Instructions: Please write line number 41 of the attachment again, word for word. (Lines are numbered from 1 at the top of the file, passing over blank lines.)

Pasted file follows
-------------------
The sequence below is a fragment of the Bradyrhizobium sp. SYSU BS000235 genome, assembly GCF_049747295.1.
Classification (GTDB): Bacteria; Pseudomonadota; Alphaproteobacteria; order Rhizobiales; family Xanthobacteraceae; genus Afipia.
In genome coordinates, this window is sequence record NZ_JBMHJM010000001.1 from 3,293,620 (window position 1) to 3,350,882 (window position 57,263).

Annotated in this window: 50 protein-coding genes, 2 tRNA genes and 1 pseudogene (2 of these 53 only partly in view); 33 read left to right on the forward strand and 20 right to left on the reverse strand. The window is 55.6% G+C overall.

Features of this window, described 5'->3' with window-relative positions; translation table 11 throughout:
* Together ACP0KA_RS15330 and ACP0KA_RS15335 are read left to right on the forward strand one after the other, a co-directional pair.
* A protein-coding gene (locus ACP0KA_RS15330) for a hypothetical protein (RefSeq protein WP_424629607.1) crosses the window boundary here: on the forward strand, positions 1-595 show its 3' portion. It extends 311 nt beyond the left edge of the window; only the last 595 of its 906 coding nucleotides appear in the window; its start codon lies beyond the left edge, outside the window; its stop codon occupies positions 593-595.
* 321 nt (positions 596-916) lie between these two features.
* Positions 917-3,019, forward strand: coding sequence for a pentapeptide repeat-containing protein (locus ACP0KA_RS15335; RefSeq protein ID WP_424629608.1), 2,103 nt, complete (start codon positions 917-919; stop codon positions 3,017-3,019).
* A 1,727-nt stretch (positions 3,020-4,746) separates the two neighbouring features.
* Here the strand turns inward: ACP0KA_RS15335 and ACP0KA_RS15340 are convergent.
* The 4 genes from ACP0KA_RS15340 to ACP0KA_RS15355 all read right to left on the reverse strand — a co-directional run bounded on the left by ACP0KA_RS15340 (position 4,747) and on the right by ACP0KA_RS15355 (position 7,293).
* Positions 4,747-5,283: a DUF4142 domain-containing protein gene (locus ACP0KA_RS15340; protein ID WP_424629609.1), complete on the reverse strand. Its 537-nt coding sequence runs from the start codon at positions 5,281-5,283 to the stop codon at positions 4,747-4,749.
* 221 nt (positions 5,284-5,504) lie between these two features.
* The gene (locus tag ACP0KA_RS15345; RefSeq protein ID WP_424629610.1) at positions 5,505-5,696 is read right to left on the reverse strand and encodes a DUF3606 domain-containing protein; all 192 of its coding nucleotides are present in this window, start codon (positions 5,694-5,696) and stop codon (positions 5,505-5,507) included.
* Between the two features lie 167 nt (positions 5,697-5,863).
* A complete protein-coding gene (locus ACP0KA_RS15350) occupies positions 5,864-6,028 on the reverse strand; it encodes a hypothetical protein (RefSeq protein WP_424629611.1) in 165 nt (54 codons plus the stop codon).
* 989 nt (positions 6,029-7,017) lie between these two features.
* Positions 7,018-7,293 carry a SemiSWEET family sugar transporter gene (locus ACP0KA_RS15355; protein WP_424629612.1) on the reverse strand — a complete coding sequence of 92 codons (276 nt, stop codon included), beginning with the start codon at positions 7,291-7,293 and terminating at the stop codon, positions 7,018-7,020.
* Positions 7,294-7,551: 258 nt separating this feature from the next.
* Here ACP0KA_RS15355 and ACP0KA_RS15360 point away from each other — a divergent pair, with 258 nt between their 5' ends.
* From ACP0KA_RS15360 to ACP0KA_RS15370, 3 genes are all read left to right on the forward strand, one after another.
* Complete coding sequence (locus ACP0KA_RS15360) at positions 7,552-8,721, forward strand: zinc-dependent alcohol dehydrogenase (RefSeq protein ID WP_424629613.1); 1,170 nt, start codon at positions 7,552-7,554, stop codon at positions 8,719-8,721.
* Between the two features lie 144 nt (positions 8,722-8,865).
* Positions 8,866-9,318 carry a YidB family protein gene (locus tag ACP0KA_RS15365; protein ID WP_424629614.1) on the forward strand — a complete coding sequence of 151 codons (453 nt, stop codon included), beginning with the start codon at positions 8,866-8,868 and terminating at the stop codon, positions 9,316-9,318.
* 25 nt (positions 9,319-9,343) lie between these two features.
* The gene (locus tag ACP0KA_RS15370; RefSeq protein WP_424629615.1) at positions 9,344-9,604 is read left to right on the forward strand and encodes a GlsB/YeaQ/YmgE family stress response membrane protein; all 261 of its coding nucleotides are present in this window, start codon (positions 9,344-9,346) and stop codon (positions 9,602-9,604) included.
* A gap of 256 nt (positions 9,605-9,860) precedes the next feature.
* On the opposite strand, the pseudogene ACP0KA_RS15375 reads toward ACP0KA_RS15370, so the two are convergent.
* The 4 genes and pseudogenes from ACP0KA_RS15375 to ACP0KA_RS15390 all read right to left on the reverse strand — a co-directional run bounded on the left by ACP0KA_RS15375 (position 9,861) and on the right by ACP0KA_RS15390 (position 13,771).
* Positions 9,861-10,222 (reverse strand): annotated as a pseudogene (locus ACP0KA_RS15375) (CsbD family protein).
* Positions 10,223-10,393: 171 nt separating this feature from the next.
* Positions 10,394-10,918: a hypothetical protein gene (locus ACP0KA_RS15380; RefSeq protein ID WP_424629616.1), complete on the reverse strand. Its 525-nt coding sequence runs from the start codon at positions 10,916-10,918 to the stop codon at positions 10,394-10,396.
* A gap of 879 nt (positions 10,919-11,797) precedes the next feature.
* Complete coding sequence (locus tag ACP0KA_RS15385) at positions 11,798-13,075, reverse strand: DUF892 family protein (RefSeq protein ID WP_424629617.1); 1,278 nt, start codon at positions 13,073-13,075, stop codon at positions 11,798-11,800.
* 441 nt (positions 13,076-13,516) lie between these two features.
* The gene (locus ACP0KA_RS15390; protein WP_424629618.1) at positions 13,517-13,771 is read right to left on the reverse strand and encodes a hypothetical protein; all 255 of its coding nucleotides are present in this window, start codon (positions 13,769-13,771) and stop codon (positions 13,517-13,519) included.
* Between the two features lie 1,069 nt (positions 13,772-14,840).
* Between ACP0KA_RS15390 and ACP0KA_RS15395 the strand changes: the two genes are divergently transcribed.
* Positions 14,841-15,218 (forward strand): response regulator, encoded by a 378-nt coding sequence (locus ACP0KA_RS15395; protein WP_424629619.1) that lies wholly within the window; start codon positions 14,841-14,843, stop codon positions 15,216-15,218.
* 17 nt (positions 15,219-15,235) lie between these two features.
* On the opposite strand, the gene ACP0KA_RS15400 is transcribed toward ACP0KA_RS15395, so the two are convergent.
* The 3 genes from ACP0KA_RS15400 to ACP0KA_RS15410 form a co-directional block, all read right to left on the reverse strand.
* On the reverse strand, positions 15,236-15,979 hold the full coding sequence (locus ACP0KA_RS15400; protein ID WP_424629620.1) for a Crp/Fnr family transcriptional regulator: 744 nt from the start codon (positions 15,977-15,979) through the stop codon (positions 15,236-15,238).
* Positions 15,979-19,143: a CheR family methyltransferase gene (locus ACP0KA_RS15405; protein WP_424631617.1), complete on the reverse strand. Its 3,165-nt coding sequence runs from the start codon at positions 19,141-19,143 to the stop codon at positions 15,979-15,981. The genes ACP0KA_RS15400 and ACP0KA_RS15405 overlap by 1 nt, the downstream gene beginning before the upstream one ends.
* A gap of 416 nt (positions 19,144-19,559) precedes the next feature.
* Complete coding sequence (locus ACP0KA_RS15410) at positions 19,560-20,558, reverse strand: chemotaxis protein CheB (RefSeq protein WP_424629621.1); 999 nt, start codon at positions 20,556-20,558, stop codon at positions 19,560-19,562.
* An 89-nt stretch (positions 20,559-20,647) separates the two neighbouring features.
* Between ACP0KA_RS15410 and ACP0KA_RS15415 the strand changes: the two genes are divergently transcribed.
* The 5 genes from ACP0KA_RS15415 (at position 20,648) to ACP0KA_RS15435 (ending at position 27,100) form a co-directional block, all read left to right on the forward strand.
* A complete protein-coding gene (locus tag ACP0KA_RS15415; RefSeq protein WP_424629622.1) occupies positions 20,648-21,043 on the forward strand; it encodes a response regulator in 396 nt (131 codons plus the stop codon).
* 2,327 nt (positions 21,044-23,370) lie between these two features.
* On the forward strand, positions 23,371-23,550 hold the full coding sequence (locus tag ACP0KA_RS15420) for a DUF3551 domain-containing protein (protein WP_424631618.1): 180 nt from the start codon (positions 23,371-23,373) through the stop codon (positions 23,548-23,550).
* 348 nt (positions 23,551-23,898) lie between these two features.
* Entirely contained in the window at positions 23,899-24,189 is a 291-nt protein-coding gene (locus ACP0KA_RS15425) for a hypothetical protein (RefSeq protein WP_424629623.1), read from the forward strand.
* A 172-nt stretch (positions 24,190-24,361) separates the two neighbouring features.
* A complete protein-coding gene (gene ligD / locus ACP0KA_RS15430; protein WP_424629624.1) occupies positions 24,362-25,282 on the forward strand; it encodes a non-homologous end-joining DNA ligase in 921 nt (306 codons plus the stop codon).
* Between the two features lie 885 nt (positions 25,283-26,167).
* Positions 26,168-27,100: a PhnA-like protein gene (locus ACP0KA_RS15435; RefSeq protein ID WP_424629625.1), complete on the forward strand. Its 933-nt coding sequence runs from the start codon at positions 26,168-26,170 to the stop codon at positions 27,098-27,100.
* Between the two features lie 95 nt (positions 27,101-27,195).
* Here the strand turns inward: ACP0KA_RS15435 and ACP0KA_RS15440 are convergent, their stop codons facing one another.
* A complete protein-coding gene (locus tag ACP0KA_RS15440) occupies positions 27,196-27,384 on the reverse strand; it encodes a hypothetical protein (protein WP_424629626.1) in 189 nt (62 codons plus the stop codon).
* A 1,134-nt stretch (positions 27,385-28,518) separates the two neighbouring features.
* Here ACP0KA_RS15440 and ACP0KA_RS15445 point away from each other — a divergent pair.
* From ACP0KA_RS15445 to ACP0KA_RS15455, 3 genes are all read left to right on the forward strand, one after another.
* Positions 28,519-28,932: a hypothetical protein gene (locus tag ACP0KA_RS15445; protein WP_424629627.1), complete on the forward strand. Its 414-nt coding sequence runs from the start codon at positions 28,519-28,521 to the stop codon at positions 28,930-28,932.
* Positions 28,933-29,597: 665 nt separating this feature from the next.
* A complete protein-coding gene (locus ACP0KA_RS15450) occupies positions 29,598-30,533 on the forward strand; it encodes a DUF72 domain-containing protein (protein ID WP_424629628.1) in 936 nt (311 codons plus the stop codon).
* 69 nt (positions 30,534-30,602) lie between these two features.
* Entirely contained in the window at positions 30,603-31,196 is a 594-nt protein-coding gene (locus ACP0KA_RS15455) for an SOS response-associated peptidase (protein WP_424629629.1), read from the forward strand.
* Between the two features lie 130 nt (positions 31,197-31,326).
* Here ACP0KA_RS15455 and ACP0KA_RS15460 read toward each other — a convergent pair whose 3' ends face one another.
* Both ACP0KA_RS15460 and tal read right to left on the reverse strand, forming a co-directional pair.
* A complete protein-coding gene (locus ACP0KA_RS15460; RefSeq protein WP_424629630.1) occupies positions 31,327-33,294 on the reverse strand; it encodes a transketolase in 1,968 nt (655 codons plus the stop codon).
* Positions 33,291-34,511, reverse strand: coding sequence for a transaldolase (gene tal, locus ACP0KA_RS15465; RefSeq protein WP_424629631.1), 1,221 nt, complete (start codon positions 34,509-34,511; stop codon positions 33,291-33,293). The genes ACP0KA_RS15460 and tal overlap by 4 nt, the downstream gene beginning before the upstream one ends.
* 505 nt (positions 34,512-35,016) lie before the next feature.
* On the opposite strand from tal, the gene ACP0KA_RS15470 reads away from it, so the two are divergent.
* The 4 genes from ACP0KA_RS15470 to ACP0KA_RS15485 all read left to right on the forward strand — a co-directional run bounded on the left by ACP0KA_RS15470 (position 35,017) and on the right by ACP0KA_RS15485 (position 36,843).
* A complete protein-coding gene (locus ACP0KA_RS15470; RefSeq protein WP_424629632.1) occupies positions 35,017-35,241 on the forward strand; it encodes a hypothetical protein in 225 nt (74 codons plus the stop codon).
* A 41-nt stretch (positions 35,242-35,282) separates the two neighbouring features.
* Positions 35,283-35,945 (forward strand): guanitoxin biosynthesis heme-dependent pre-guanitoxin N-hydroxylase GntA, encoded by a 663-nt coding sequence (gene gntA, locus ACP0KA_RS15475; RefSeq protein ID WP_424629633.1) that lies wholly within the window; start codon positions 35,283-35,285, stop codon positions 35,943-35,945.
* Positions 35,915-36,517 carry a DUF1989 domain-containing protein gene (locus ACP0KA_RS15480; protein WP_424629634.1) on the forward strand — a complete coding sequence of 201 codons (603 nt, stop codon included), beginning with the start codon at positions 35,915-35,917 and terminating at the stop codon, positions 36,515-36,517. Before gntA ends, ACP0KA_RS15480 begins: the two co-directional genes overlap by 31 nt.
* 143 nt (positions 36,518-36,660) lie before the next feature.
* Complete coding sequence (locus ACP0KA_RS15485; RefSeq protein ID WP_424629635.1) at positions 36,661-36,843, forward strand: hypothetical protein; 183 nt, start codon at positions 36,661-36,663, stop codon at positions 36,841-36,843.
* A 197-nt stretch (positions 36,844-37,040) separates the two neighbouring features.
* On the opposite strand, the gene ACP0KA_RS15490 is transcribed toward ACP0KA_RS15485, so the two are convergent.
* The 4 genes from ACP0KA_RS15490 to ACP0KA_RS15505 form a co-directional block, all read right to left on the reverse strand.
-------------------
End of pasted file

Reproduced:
* 17 nt (positions 15,219-15,235) lie between these two features.